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One Pink Line - Dina Silver

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Paperback: 260 pages / Publisher: CreateSpace Independent Publishing Platform / Published: 20 Oct 2011 / Language: English

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      26.06.2013 15:09
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      A surprisingly enjoyable read

      One Pink Line by Dina Silver opens in the early 1990s, when Sydney is about to take her final exams at college and discovers she is pregnant. The novel then goes backwards to when she finished high school, the start of her long term relationship with Ethan, her years at college, and then moves into her pregnancy and beyond. In addition to Sydney's story, the novel skips ahead to her daughter Grace, from the age of ten onwards.

      One Pink Line is not an action packed novel. The shocks and upsets, the highs and lows of Sydney's life are the action, and there is something very real about it all. Sydney could be any young girl who makes a mistake and has to make choices. She is easy to connect with and empathise with, and she is a very real and down to earth character.

      Everything about Sydney's story seems realistic. She's not the kind of unreal perfect woman you might find in chick lit, but just a regular girl, which is why she is so easy to connect with. She likes greasy food, she has issues with her mother, she doesn't like her boss, she struggles to make ends meet. Sydney didn't plan to have a baby, but that's what happens; she determines to make the best of things, is utterly devoted to her daughter and all her hardships are worth it for Grace.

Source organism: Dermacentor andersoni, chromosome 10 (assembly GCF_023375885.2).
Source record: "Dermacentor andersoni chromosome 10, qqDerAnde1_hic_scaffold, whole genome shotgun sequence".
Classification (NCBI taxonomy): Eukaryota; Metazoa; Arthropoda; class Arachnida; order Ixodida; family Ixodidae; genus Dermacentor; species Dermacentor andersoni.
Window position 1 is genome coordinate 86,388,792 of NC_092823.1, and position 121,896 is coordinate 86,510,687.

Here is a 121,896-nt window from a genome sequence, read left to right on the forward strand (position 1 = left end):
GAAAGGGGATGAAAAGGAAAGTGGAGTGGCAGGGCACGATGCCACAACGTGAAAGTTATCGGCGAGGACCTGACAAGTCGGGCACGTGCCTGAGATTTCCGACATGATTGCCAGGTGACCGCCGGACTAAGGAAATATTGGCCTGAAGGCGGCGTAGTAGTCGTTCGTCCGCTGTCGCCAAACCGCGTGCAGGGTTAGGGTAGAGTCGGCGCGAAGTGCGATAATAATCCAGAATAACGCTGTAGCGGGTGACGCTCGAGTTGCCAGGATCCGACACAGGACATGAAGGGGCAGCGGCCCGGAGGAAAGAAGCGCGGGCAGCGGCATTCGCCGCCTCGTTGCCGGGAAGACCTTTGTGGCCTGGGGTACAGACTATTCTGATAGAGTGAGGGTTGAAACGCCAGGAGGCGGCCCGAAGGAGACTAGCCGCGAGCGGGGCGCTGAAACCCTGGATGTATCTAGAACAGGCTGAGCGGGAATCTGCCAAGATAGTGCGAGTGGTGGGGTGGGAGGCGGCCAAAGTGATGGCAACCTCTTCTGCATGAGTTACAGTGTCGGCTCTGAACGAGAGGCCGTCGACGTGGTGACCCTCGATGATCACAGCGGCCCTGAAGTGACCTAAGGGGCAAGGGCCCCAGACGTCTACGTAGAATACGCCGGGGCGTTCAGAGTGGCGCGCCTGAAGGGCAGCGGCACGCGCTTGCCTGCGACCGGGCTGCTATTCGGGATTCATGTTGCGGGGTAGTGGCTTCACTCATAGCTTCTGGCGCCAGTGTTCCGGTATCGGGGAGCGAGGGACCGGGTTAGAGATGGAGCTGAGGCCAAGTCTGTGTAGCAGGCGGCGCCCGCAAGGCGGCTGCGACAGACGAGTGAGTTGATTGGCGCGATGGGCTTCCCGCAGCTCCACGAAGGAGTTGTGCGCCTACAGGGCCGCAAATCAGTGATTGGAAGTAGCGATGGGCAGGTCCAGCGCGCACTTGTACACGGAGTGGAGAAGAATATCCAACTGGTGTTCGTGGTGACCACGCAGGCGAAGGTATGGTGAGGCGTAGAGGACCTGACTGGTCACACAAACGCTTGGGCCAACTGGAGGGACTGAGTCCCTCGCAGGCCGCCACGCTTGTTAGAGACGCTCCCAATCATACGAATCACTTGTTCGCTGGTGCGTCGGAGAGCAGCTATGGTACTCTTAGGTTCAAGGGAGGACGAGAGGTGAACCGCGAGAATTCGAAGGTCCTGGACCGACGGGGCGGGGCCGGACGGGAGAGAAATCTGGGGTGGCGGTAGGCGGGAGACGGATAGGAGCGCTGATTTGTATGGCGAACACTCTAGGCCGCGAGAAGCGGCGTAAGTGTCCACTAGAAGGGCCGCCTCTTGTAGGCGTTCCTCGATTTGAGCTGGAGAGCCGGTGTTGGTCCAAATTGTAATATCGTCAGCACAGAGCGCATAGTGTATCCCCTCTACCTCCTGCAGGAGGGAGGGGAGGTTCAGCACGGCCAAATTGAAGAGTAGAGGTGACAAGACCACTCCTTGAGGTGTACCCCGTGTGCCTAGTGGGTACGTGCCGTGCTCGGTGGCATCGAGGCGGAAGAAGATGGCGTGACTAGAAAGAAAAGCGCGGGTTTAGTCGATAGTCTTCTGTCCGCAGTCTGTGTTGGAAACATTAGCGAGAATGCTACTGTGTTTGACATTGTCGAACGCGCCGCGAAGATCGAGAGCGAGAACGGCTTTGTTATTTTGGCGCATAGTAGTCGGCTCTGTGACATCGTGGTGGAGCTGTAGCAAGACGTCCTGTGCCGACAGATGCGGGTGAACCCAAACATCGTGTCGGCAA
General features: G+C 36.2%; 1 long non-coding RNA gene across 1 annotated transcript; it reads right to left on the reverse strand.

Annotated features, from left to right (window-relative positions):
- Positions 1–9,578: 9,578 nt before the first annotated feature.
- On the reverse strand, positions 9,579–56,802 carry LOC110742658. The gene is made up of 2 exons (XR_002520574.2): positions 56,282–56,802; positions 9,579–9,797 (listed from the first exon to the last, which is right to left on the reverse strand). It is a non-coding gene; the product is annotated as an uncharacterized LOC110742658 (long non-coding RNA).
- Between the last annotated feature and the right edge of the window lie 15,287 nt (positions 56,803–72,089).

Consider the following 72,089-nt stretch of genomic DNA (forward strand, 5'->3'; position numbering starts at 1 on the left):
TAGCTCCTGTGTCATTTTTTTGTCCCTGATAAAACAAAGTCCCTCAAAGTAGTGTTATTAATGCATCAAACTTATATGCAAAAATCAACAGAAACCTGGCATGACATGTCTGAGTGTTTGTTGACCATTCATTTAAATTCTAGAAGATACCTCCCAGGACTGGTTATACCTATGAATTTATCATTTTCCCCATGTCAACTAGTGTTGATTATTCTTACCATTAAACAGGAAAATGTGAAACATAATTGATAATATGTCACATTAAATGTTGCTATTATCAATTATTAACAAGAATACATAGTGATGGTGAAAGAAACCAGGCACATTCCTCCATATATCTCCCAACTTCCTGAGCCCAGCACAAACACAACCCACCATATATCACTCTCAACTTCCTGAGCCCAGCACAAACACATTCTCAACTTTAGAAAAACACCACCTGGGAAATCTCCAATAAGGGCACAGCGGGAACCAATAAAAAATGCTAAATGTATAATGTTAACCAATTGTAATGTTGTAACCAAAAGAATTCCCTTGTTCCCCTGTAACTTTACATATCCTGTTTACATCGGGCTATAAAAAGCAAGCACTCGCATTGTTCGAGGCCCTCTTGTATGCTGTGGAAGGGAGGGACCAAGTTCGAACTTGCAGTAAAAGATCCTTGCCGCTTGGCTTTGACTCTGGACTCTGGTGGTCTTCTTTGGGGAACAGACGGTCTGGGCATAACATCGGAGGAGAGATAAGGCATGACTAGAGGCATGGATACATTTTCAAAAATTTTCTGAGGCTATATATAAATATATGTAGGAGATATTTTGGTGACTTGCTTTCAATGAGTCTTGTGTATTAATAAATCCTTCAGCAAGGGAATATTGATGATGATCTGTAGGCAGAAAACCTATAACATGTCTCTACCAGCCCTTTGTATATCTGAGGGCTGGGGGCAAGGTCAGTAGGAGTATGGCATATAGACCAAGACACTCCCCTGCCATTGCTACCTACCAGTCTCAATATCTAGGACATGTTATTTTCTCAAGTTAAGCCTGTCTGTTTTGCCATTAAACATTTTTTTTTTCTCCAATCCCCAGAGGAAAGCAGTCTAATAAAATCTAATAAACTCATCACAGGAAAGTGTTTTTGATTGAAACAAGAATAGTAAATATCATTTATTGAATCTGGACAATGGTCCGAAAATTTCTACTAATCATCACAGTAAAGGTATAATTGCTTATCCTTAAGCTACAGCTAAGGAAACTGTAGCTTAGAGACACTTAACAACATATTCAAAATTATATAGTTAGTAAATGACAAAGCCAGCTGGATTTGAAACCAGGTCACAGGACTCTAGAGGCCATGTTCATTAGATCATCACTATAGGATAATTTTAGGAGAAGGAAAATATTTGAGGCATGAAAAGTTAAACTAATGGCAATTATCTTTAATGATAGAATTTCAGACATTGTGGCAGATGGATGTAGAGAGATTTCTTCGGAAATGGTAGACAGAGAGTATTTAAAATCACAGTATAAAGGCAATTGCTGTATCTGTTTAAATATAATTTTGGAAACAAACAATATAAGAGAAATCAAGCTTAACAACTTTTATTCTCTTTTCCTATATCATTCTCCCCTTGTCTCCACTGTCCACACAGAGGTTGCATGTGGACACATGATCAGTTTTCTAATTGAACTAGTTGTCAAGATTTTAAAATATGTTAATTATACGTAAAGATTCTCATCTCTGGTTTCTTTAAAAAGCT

As for Grace, her story is of less import than Sydney's story. Grace's story serves to tidy things up and bring a conclusion to the twenty odd years that the novel spans in total. Her life is turned upside down by an unexpected revelation, and while that makes her an interesting character, it is not as gripping as Sydney's story. There is however a detail in Grace's story which is kept carefully hidden so as to not reveal how things wind up for Sydney, so Grace's sections act as a driving force for Sydney's story.

      Dina Silver's writing style isn't really something I considered beyond the first chapter or two of One Pink Line. Those first couple of chapters I was thinking that I might not like the novel, as Silver seemed like she was going to mundanely state every action of Sydney's, such as the details of her trip to Walmart and her preparations for her friends high school graduation party. After not very long however, this just came across as part of Sydney's down-to-earth character, and no longer bothered me.

      I was pleasantly surprised by how much I enjoyed One Pink Line. It is a very real story, with characters you can understand and relate to, and is very moving. I'll look out for more books by Dina Silver.

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